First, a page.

Mutale: Um, I always let people know that the technology itself has the opportunity to be agnostic. The problem is that it's created by people within a context, which is racist, sexist, homophobic, um, you know, ablest and the reason that that becomes a real, um, sticking point is much of my interest is looking at machine learning systems. So these are systems that we're currently calling AI. I'm now starting to see more people writing about quantum, but that the actual way the technology works is the same. I'm also starting to see deep learning. And I say that because the terms will change. That is the culture of technology. The terms will change. The systems will remain the same. And one of the things that you have in machine learning protocols is this idea that we want to be able to predict the future. And this is because the people that create technologies are often white men that love science fiction.
Mutale: But what happens when you meet a black woman who loves science fiction and not just science fiction, but Octavia Butler, where black women are scented as the saviors of the future. And so what happens with, uh, machine learning is that there is this belief that we can look to the past to create the future. And we do that through training sets. Uh, facial recognition is a really good example of how looking at lots of faces and I'm, I, you know, I say that kind of sarcastically because it's white faces, it's male faces will help us recognize all faces. And that's really a blind spot of the developer. It's very rare that the non-white people, feminized people have decision-making power because it's one thing to be on a team as an intern. It's quite another thing to be on a team as product manager and quite frankly, because of the way these technologies are funded.
Mutale: If you do not have funders that think that justice and equity should be part of business outcome, you're just going to create something that's going to do the job as quickly as possible and not sit through an, and that means it's going to be more thoughtless. The societies we come from, which really are centered on white CIS hat, Anglo male's view of the world. So anyone that sits outside of that, including white men and white masculine people who do not fit that are not centered or not optimized for. Um, and then the third thing is just this very, um, lack of understanding of what the future could be a science fiction, where it's just white men, isn't science fiction. It's just one story of the future, but it can't, it can't predict my future.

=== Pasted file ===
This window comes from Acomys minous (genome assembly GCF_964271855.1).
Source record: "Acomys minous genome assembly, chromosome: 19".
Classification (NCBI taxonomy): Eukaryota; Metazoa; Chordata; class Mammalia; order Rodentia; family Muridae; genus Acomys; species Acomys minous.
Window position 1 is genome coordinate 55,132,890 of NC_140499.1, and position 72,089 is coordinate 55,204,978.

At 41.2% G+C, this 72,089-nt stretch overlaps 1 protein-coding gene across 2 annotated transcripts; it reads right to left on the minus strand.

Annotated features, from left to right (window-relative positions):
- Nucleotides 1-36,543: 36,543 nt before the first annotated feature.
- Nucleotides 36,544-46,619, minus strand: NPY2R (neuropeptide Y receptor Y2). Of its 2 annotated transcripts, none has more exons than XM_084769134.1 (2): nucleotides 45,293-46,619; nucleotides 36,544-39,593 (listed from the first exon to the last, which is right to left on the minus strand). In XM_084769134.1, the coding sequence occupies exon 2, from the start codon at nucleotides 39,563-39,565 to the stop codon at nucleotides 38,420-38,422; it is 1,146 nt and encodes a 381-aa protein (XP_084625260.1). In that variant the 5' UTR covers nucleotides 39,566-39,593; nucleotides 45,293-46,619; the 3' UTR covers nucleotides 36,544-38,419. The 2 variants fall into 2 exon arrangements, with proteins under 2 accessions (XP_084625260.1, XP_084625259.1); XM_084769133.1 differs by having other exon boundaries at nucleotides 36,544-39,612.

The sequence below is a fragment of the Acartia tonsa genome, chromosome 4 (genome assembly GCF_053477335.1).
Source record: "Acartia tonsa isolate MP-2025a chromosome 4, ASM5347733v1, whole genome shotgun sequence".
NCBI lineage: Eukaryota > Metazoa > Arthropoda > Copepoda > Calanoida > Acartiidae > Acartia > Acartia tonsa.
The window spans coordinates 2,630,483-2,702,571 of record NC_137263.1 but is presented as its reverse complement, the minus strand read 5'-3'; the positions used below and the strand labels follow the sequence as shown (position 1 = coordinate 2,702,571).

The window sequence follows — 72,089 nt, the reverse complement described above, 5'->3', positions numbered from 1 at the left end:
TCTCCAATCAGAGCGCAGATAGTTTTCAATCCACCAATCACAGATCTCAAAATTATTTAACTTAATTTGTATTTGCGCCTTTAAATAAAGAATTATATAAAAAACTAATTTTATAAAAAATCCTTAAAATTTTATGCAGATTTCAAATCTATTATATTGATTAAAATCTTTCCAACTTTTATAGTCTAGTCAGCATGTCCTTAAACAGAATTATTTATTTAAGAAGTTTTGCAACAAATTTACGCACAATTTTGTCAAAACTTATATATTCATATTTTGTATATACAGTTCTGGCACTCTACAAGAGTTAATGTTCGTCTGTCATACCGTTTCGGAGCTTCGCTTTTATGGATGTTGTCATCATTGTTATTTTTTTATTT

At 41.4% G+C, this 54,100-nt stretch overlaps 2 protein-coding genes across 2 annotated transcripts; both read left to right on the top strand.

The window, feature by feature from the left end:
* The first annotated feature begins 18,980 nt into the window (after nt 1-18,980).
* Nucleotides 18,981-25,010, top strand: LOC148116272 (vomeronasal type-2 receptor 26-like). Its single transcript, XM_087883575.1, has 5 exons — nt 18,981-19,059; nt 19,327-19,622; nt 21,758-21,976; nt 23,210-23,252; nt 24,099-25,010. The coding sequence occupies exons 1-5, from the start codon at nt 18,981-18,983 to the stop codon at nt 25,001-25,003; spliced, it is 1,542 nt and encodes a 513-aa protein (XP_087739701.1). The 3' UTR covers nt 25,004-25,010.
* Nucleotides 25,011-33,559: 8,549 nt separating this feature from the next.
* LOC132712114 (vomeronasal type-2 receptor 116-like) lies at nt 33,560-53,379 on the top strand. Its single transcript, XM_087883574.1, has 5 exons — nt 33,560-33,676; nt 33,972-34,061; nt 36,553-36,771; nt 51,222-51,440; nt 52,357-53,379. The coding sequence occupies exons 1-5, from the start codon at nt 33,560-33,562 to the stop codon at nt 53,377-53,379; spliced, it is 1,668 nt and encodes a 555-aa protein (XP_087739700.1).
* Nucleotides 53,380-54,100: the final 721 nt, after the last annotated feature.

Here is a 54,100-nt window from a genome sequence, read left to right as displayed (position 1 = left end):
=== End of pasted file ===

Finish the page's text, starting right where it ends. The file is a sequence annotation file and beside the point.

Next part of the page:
Roddy: It's interesting is all these tools were predicated on quote unquote, predicting the future. But as you're pointing out, those visions of the future are inherently biased, restrictive and conservative, and theirs is also kind of, or I wonder, do you feel that there's an irony in this kind of belief that if we just know enough about what happened in the past, that will allow us to predict the future. That seems like that's already kind of like an inherently conservative perspective.
Mutale: The past was the best that we can get it. And if you ask, um, if you ask white gay men in San Francisco prior to Harvey milk, what was the past like for you? Those men are going to say it did not serve us. And so we changed it. And I think the role of the artist is to expand the imagination. And what we're speaking about is a lack of imagination.
Roddy: This is a good chance to learn more about what you're doing with AI, for the people. Could you share more about that organization and what your vision for AI for the people is
Mutale: So AI for the people as a communications firm, and what we want to do is to empower people to combat racial bias in technology. And what we think is the most galvanizing tool for that is art and culture, because there are many, many points of intervention that our position is if we cannot, we want to be able to stoke the winds of change. So we want to create those emotional peak conversation points around these insights that then let the rest of society, the lawyers, the policy makers, the politicians can, can then give them permission to go forward in this new way. So in our civic imagination work, sometimes it's legislation. Sometimes it's introducing the idea, uh, as we're doing with folks in Brownsville, Brooklyn, sometimes it's speaking to, um, tech firms. So we have a number of partnerships where tech firms themselves have come to us and said, we really appreciate you pointing out, you know, racism in this algorithm. Can you help us think about how we could design this differently? And, um, we're really leaning heavily on artist for that work because it's, it's about this imaginary, right? It's about this expansion. So we've had collaborations with four freedoms where speaking, um, to I-beam about what that could look like. We're speaking to RADA studios, we're looking into AR um, with folks that movers and shakers, and we're re we really love this because we're beginning to see places like the ACL. You say, do you think we should have an artist in residence?